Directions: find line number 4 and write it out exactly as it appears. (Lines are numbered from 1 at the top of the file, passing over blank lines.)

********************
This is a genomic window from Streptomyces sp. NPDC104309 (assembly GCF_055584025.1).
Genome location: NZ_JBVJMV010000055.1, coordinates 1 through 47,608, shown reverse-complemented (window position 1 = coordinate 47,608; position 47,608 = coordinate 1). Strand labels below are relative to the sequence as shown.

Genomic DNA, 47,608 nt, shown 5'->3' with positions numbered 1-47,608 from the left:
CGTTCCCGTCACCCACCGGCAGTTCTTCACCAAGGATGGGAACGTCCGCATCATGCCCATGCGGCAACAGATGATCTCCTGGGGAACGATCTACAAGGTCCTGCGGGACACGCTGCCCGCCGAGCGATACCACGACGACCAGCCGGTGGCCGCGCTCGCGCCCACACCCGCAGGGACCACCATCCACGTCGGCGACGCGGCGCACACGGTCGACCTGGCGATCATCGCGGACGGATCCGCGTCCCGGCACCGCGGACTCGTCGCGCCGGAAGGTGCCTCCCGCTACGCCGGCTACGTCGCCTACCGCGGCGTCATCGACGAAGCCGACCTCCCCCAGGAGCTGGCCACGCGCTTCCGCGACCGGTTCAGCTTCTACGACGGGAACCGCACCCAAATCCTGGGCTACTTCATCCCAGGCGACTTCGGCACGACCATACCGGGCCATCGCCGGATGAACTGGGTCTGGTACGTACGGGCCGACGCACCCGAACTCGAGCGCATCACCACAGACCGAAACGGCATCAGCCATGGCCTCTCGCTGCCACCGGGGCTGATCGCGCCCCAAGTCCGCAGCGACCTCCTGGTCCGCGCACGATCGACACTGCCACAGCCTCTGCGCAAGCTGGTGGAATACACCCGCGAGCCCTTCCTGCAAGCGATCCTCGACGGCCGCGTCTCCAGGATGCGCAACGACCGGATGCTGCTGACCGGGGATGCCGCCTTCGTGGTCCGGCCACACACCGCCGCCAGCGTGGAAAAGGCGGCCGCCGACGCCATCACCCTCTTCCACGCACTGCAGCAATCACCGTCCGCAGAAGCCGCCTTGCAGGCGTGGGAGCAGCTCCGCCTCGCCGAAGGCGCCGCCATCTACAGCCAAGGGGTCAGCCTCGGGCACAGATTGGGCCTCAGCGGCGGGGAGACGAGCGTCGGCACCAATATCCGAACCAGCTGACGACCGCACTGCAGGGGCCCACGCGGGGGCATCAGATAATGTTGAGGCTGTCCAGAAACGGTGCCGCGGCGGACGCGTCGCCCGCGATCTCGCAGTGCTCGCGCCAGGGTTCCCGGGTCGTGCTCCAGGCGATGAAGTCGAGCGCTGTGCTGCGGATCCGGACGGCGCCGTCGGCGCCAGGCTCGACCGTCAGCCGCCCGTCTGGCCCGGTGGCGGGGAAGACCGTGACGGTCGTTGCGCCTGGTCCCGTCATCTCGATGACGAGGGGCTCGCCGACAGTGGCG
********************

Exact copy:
CGTTCCCGTCACCCACCGGCAGTTCTTCACCAAGGATGGGAACGTCCGCATCATGCCCATGCGGCAACAGATGATCTCCTGGGGAACGATCTACAAGGTCCTGCGGGACACGCTGCCCGCCGAGCGATACCACGACGACCAGCCGGTGGCCGCGCTCGCGCCCACACCCGCAGGGACCACCATCCACGTCGGCGACGCGGCGCACACGGTCGACCTGGCGATCATCGCGGACGGATCCGCGTCCCGGCACCGCGGACTCGTCGCGCCGGAAGGTGCCTCCCGCTACGCCGGCTACGTCGCCTACCGCGGCGTCATCGACGAAGCCGACCTCCCCCAGGAGCTGGCCACGCGCTTCCGCGACCGGTTCAGCTTCTACGACGGGAACCGCACCCAAATCCTGGGCTACTTCATCCCAGGCGACTTCGGCACGACCATACCGGGCCATCGCCGGATGAACTGGGTCTGGTACGTACGGGCCGACGCACCCGAACTCGAGCGCATCACCACAGACCGAAACGGCATCAGCCATGGCCTCTCGCTGCCACCGGGGCTGATCGCGCCCCAAGTCCGCAGCGACCTCCTGGTCCGCGCACGATCGACACTGCCACAGCCTCTGCGCAAGCTGGTGGAATACACCCGCGAGCCCTTCCTGCAAGCGATCCTCGACGGCCGCGTCTCCAGGATGCGCAACGACCGGATGCTGCTGACCGGGGATGCCGCCTTCGTGGTCCGGCCACACACCGCCGCCAGCGTGGAAAAGGCGGCCGCCGACGCCATCACCCTCTTCCACGCACTGCAGCAATCACCGTCCGCAGAAGCCGCCTTGCAGGCGTGGGAGCAGCTCCGCCTCGCCGAAGGCGCCGCCATCTACAGCCAAGGGGTCAGCCTCGGGCACAGATTGGGCCTCAGCGGCGGGGAGACGAGCGTCGGCACCAATATCCGAACCAGCTGACGACCGCACTGCAGGGGCCCACGCGGGGGCATCAGATAATGTTGAGGCTGTCCAGAAACGGTGCCGCGGCGGACGCGTCGCCCGCGATCTCGCAGTGCTCGCGCCAGGGTTCCCGGGTCGTGCTCCAGGCGATGAAGTCGAGCGCTGTGCTGCGGATCCGGACGGCGCCGTCGGCGCCAGGCTCGACCGTCAGCCGCCCGTCTGGCCCGGTGGCGGGGAAGACCGTGACGGTCGTTGCGCCTGGTCCCGTCATCTCGATGACGAGGGGCTCGCCGACAGTGGCG